Switzerland Strauss, Salome: Soloists, Philharmonia Zürich / Ulf Schirmer (conductor), Zurich Opera, Zurich, 15.10.2017. (RP)
Salome – Catherine Naglestad
Herodias – Doris Soffel
Jochanaan – Thomas Johannes Mayer
Herodes – Gerhard Siegel
Narraboth – Evan LeRoy Johnson
Page – Deniz Uzun
First Jew – Iain Milne
Second Jew – Omer Kobiljak
Third Jew – Spencer Lang
Fourth Jew – Jonathan Abernethy
Fifth Jew – Cody Quattlebaum
First Nazarene – Ildo Song
Second Nazarene – Huw Montague Rendall
Dancer – Silvia Schori
Director – Sven-Eric Bechtolf
Stage Director – Nina Russi
Set Design – Rolf Glittenberg
Costumes – Marianne Glittenberg
Light Design – Jürgen Hoffmann
Choreography – Silvia Schori
It has been more than one hundred years since Salome premiered, and the opera has lost none of its power to shock. Strauss based his work on Oscar Wilde’s play of the same name, which comes straight out of the Bible. Director Sven-Eric Bechtolf has updated the action to the present day. The set is a round white chamber rimmed by a red banquette, with prison cells that rise up from the floor. It is sparse, slightly exotic (especially when washed in lurid, red light) and works perfectly. The production dates from 2010 and is in pristine condition. I somehow missed the previous runs, but it ranks with the best of the best from the former director Alexander Pereira’s final years in Zurich.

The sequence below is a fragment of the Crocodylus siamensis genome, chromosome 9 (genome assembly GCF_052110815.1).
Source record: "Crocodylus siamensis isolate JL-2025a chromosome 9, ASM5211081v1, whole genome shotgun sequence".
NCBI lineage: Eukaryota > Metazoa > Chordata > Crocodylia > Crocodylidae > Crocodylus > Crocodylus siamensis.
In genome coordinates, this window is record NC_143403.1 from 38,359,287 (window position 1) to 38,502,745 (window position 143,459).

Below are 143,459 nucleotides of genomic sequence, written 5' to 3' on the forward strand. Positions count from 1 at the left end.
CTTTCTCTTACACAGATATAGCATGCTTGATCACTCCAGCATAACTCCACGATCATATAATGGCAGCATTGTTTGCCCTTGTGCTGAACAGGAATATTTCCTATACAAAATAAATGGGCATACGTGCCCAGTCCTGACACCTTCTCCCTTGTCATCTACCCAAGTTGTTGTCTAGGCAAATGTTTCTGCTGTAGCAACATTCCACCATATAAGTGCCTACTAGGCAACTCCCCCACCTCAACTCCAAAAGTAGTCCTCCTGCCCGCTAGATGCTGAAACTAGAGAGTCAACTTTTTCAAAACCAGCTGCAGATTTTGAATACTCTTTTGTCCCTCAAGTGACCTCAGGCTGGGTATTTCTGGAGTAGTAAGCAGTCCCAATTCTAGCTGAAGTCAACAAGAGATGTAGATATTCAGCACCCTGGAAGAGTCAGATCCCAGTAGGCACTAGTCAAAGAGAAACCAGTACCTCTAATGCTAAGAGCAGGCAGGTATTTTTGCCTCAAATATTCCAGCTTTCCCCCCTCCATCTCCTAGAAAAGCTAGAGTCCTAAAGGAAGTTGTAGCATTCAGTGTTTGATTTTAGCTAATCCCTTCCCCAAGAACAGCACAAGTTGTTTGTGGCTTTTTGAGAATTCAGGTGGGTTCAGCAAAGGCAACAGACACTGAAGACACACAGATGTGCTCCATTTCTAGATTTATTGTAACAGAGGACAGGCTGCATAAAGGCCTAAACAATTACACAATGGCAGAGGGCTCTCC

With every Salome, the buzz is about whether the soprano has the voice, can dance and will drop that last veil. Without a doubt Catherine Naglestad has the voice, but in Zurich she didn’t dance. That was left to Silvia Schori, who both choreographed and performed the Dance of the Seven Veils. Ulf Schirmer whipped the orchestra into a dizzying, dazzling swirl of sound which, combined with Schori’s sinuous and sensual movements (and astoundingly quick costume changes), generated a searing, erotic intensity, the likes of which I have never experienced in an opera house. When she dropped her last veil, Herod’s eyes jumped out of their sockets and his cork literally popped.
Beautiful and voluptuous, with flowing red hair, there is no doubt that Naglestad could have mesmerized with her dancing, but her voice and acting sufficed. Her fascination with Jochanaan was evident from the beginning, but it was the Page’s tender kiss of the dead Narraboth’s face that planted the seed that the prophet’s head would be her reward. Her face telegraphed her emotions throughout, and her descent into what can only be termed madness. Her voice may not have the steeliness of the most fabled Salomes, but she met the demands of the role head on and triumphed.
Thomas Johannes Mayer’s voice boomed through the theater as he proclaimed his prophecies and hurled his denunciations of Herodias’ lasciviousness from his subterranean cell. Above ground he was the Biblical John the Baptist come to life with his stringy hair and pallid, blood-spattered skin, wearing only a tattered hair shirt. Oblivious to Herodias’ rants and her daughter’s unwelcome attention, he stood still and serene, his gaze fixed on a heavenly kingdom and not the squalor of the present.